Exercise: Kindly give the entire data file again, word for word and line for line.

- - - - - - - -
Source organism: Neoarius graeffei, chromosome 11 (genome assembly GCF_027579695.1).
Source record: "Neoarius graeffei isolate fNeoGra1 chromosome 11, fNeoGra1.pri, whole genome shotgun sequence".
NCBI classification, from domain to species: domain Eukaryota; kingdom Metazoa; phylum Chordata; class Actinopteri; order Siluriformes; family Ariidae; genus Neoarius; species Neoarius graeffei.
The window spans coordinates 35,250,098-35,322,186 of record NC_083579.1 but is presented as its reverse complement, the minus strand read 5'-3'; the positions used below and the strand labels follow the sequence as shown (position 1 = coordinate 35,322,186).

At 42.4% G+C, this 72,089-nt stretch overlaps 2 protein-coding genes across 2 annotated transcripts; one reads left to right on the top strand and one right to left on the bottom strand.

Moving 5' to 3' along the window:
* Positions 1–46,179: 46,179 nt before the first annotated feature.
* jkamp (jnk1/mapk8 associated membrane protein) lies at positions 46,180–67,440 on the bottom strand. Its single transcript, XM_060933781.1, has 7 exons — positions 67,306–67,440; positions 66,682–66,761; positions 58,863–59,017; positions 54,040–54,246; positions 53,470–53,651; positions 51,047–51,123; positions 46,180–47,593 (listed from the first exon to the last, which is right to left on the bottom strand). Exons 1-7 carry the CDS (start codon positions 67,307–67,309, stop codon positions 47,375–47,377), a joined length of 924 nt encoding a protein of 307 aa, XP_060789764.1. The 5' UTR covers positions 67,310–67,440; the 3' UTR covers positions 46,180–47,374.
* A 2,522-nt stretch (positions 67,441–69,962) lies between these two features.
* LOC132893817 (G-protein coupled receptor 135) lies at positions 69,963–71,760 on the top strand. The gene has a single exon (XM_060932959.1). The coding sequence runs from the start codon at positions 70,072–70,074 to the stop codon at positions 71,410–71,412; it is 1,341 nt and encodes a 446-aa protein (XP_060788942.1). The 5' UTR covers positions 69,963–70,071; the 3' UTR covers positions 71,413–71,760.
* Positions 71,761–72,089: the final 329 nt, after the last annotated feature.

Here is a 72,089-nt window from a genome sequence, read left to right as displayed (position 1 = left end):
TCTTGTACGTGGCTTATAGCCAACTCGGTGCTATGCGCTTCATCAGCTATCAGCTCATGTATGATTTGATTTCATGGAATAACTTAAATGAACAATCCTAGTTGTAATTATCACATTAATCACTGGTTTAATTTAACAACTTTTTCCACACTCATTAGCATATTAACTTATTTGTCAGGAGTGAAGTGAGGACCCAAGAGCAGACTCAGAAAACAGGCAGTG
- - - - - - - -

Source organism: Neoarius graeffei, chromosome 11 (genome assembly GCF_027579695.1).
Source record: "Neoarius graeffei isolate fNeoGra1 chromosome 11, fNeoGra1.pri, whole genome shotgun sequence".
NCBI classification, from domain to species: domain Eukaryota; kingdom Metazoa; phylum Chordata; class Actinopteri; order Siluriformes; family Ariidae; genus Neoarius; species Neoarius graeffei.
The window spans coordinates 35,250,098-35,322,186 of record NC_083579.1 but is presented as its reverse complement, the minus strand read 5'-3'; the positions used below and the strand labels follow the sequence as shown (position 1 = coordinate 35,322,186).

At 42.4% G+C, this 72,089-nt stretch overlaps 2 protein-coding genes across 2 annotated transcripts; one reads left to right on the top strand and one right to left on the bottom strand.

Moving 5' to 3' along the window:
* Positions 1–46,179: 46,179 nt before the first annotated feature.
* jkamp (jnk1/mapk8 associated membrane protein) lies at positions 46,180–67,440 on the bottom strand. Its single transcript, XM_060933781.1, has 7 exons — positions 67,306–67,440; positions 66,682–66,761; positions 58,863–59,017; positions 54,040–54,246; positions 53,470–53,651; positions 51,047–51,123; positions 46,180–47,593 (listed from the first exon to the last, which is right to left on the bottom strand). Exons 1-7 carry the CDS (start codon positions 67,307–67,309, stop codon positions 47,375–47,377), a joined length of 924 nt encoding a protein of 307 aa, XP_060789764.1. The 5' UTR covers positions 67,310–67,440; the 3' UTR covers positions 46,180–47,374.
* A 2,522-nt stretch (positions 67,441–69,962) lies between these two features.
* LOC132893817 (G-protein coupled receptor 135) lies at positions 69,963–71,760 on the top strand. The gene has a single exon (XM_060932959.1). The coding sequence runs from the start codon at positions 70,072–70,074 to the stop codon at positions 71,410–71,412; it is 1,341 nt and encodes a 446-aa protein (XP_060788942.1). The 5' UTR covers positions 69,963–70,071; the 3' UTR covers positions 71,413–71,760.
* Positions 71,761–72,089: the final 329 nt, after the last annotated feature.

Here is a 72,089-nt window from a genome sequence, read left to right as displayed (position 1 = left end):
TCTTGTACGTGGCTTATAGCCAACTCGGTGCTATGCGCTTCATCAGCTATCAGCTCATGTATGATTTGATTTCATGGAATAACTTAAATGAACAATCCTAGTTGTAATTATCACATTAATCACTGGTTTAATTTAACAACTTTTTCCACACTCATTAGCATATTAACTTATTTGTCAGGAGTGAAGTGAGGACCCAAGAGCAGACTCAGAAAACAGGCAGTG